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Yet too many men looked upon Baelor’s dark hair and eyes and muttered that he was more Martell than Targaryen, even though he proved a man who could win respect with ease and was as openhanded and just as his father. Knights and lords of the Dornish Marches came to mistrust Daeron, and Baelor as well, and began to look more and more to the old days, when Dornishmen were the enemy to fight, not rivals for the king’s attention or largesse. And then they would look at Daemon Blackfyre —grown tall and powerful, half a god among mortal men, and with the Conqueror’s sword in his possession—and wonder.

The seeds of rebellion had been planted, but it took years for them to bear fruit. There was no final insult, no great wrong, that led Daemon Blackfyre to turn against King Daeron. If it was truly all for the love of Daenerys, how is it that eight years passed before the rebellion bloomed? That was a long time to harbor thwarted love, especially when Rohanne had already given him seven sons and daughters besides, and Daenerys had also borne Prince Maron several heirs.

In truth, the seeds found fertile ground because of Aegon the Unworthy. Aegon had hated the Dornish and warred against them, and those lords who desired the return of those days—despite all the associated misrule—would never be happy with this peaceable king. Many famed warriors who looked with dismay on the peace in the realm and the Dornish in the king’s court began to seek Daemon out.

Perhaps at first, Daemon Blackfyre merely indulged such talk for the sake of his vanity. After all, years had passed between the first men approaching Daemon and the actual rebellion. What, then, tipped Daemon over into proclaiming for the throne? It seems likely it was another of the Great Bastards: Ser Aegor Rivers, called Bittersteel. Perhaps it was his Bracken blood that made Aegor so choleric and so quick to take offense. Perhaps it was the ignominious fall of the Brackens in King Aegon’s esteem, leading to his exile from Aegon’s court. Or perhaps it was only his rivalry with his half brother and fellow bastard Brynden Rivers, who had been able to maintain his close relations at court—for Bloodraven’s mother had been well loved during her life, and was fondly remembered, so the Blackwoods did not suffer as the Brackens did when the king cast off his respective mistresses.

Whatever the case may be, Aegor Rivers soon began to press Daemon Blackfyre to proclaim for the throne, and all the more so after Daemon agreed to wed his eldest daughter, Calla, to Aegor.

Bitter his steel may have been, but worse was his tongue. He spilled poison in Daemon’s ear, and with him came the clamoring of other knights and lords with grievances.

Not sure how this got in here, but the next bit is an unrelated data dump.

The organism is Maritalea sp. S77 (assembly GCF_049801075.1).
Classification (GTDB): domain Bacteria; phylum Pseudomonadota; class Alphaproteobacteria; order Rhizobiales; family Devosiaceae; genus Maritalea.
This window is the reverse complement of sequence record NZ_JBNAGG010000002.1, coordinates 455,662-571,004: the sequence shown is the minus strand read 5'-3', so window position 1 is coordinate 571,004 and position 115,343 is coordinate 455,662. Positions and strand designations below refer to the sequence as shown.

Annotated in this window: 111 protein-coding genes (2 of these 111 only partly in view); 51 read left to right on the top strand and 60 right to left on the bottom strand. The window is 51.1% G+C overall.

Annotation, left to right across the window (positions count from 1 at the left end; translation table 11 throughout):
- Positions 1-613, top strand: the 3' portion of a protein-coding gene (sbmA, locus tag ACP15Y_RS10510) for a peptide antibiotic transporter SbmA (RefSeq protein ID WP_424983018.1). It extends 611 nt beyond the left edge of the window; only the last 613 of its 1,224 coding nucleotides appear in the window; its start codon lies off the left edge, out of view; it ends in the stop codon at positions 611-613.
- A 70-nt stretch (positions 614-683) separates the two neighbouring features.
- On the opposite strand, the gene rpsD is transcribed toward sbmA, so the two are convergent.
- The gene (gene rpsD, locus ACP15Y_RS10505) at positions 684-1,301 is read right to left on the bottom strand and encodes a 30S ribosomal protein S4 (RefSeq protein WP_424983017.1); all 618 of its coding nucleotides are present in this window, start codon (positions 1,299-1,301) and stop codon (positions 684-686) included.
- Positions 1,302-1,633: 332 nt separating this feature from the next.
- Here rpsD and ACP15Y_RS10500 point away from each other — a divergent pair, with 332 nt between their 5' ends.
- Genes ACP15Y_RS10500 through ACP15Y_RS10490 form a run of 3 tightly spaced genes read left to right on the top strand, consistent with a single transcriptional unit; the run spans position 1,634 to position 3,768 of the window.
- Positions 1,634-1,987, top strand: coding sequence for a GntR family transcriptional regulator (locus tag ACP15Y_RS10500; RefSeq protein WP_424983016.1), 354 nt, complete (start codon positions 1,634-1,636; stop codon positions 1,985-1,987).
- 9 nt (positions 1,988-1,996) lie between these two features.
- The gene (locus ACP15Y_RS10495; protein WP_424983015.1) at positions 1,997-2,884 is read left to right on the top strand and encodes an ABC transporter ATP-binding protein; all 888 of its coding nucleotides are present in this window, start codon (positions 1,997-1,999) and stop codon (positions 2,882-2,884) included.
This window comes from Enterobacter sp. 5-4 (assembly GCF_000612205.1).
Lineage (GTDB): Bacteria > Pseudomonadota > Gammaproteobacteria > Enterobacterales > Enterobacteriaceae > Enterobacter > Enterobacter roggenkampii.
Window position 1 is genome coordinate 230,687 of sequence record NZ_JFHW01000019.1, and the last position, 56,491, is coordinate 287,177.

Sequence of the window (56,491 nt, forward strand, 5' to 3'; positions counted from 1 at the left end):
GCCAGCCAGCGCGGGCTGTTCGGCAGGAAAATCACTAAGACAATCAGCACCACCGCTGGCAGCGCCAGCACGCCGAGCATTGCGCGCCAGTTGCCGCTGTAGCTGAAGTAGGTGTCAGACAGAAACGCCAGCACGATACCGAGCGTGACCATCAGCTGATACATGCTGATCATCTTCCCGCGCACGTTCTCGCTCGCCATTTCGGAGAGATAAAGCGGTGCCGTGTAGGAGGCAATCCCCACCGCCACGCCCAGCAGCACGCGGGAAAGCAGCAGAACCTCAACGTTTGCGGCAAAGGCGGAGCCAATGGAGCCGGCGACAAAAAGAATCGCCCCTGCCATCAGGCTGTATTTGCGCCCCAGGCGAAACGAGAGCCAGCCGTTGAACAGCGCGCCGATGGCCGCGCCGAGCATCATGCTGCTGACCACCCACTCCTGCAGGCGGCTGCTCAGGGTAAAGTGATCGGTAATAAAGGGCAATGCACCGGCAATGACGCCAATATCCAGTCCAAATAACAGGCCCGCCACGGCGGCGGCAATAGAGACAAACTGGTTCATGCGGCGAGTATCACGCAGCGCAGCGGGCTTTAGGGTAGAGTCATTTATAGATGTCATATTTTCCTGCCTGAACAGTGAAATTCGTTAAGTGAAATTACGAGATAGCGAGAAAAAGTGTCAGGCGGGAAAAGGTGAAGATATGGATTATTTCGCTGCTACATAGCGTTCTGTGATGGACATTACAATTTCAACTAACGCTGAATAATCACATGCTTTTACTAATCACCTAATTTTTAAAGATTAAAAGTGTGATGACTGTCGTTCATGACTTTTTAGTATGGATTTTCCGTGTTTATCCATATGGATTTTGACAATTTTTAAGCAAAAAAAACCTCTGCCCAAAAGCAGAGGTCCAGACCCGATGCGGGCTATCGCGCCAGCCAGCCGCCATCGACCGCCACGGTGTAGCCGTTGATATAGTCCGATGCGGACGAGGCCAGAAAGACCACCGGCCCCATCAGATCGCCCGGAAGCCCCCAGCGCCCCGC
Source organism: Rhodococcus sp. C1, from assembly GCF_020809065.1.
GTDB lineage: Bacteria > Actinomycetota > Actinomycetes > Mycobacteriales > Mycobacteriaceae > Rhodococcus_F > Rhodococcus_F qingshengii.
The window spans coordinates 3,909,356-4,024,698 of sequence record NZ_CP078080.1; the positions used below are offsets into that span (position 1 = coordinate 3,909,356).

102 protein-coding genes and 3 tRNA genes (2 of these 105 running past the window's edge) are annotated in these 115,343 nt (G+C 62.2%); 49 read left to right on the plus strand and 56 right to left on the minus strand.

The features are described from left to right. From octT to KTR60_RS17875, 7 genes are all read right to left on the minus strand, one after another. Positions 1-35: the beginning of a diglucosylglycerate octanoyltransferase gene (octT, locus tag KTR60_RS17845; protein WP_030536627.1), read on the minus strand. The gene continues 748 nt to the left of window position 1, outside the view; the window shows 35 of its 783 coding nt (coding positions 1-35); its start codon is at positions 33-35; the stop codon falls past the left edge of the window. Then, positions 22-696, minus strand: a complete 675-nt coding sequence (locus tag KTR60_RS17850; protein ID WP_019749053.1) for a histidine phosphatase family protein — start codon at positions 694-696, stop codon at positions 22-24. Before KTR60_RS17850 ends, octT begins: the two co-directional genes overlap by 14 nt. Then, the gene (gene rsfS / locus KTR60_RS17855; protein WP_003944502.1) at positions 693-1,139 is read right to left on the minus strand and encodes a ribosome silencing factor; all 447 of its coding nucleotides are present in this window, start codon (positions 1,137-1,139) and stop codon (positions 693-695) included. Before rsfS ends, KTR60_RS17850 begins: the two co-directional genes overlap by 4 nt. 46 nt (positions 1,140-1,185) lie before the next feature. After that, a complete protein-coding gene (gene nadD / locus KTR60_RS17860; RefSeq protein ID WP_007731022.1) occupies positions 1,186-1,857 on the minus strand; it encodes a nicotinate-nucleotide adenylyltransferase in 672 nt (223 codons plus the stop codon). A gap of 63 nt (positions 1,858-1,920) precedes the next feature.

In the end, years of such talk bore their fruit, and Daemon Blackfyre made his decision. Yet it was a decision he made rashly, for word soon reached King Daeron that Blackfyre meant to declare himself king within the turn of the moon. (We do not know how word came to Daeron, though Merion’s unfinished The Red Dragon and the Black suggests that another of the Great Bastards, Brynden Rivers, was involved.) The king sent the Kingsguard to arrest Daemon before he could take his plans for treason any further. Daemon was forewarned, and with the help of the famously hottempered knight Ser Quentyn Ball, called Fireball, he was able to escape the Red Keep safely.

Daemon Blackfyre’s allies used this attempted arrest as a cause for war, claiming that Daeron had acted against Daemon out of no more than baseless fear. Others still named him Daeron Falseborn, repeating the calumny that Aegon the Unworthy himself was said to have circulated in the later years of his reign: that he had been sired not by the king but by his brother, the Dragonknight.

In this manner did the First Blackfyre Rebellion begin, in the year 196 AC. Reversing the colors of the traditional Targaryen arms to show a black dragon on a red field, the rebels declared for Princess Daena’s bastard son Daemon Blackfyre, First of His Name, proclaiming him the eldest true son of King Aegon IV and his half brother Daeron the bastard. Subsequently many battles were fought, between the black and red dragons in the Vale, the westerlands, the riverlands, and elsewhere.

Bittersteel leading the Golden Company. (illustration credit 74)

The rebellion ended at the Redgrass Field, nigh on a year later. Some have written of the boldness of the men who fought with Daemon, and others of their treason. But for all their valor in the field and their enmity against Daeron, theirs was a lost cause. Daemon and his eldest sons, Aegon and Aemon, were brought down beneath the withering fall of arrows sent by Brynden Rivers and his private guards, the Raven’s Teeth. This was followed by Bittersteel’s mad charge, with Blackfyre in his hand, as he attempted to rally Daemon’s forces. Meeting with Bloodraven in the midst of the charge, a mighty duel ensued, which left Bloodraven blinded in one eye and sent Bittersteel fleeing.